The Office 365 Security & Compliance Center for your tenant can be accessed via

Security Compliance window

Here you can see what the interface looks like. It is done in the new cartoonish style of the Admin Center preview. While I, being a grownup, don’t feel the need to have pretty cartoon pictures everywhere I do understand that the world we live in pretty much demands that everything has to be designed to the asthenic of a twelve-year-old girl. While there is a prominently displayed button that allows me to “Switch back to the Compliance Center”, I assume that’s not going to be there forever so I might as well get accustomed to the tools that are going to be around long term.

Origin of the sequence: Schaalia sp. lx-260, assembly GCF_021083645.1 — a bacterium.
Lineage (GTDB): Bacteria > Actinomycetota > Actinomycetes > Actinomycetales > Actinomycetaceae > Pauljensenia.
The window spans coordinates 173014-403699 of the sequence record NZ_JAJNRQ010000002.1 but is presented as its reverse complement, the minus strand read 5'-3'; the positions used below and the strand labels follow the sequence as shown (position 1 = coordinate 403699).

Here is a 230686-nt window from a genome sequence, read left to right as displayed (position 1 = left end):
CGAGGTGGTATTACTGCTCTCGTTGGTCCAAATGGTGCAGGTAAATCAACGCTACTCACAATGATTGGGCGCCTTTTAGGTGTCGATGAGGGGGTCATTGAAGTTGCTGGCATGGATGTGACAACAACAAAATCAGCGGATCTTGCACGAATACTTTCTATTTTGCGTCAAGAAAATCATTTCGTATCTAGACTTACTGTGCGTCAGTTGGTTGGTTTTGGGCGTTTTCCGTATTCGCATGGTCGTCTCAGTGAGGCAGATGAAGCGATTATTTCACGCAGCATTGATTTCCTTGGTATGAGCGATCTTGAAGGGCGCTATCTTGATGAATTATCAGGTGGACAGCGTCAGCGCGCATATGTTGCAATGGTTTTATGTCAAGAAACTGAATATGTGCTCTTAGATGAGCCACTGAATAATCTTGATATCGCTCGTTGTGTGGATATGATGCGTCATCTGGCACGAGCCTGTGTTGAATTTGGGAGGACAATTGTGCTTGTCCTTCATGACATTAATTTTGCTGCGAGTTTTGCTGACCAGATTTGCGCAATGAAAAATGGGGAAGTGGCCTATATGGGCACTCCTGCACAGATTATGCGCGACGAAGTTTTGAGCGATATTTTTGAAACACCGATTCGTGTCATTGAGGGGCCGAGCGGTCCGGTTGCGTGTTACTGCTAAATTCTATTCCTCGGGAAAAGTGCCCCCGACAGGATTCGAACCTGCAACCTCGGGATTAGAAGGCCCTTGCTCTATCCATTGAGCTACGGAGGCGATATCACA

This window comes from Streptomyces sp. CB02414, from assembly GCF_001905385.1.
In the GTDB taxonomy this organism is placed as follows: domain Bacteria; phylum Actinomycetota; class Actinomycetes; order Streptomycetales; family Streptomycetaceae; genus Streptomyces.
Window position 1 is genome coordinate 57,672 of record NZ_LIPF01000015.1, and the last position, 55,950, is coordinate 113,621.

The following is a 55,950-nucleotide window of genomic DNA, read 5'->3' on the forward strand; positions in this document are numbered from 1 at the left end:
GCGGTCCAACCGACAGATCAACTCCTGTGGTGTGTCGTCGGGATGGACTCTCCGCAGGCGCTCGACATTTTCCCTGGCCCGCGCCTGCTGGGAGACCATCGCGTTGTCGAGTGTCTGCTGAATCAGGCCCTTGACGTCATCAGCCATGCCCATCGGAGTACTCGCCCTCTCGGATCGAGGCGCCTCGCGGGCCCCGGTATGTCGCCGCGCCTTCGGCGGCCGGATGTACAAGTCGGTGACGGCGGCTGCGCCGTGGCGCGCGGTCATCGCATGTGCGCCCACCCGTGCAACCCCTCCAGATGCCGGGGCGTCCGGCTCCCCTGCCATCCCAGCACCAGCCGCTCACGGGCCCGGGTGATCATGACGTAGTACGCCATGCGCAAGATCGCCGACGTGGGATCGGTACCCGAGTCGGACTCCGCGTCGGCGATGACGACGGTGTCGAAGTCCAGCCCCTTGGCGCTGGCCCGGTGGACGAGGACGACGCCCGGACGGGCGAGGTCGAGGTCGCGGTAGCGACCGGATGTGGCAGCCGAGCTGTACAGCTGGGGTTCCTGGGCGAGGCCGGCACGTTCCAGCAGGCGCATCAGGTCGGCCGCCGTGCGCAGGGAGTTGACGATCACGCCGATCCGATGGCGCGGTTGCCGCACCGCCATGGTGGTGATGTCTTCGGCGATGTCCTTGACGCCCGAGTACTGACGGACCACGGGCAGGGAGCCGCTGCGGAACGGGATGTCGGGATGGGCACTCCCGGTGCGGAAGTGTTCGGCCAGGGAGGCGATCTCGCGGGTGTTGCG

The boxes in the center of the screen give you a brief tour of some of the features available. I’d recommend you take a few minutes to click around those and read what Microsoft has to say about these features.

Down the left hand side of the screen are the areas we are interested in today.


This section of the Security & Compliance center is a great example of what Microsoft is trying to achieve with a cross product control panel. This Permissions section is meant to give administrators a “one stop shop” to delegate rights that allow people in your organization to perform tasks in the Security & Compliance center. The problem is, it doesn’t really work.

Security compliance window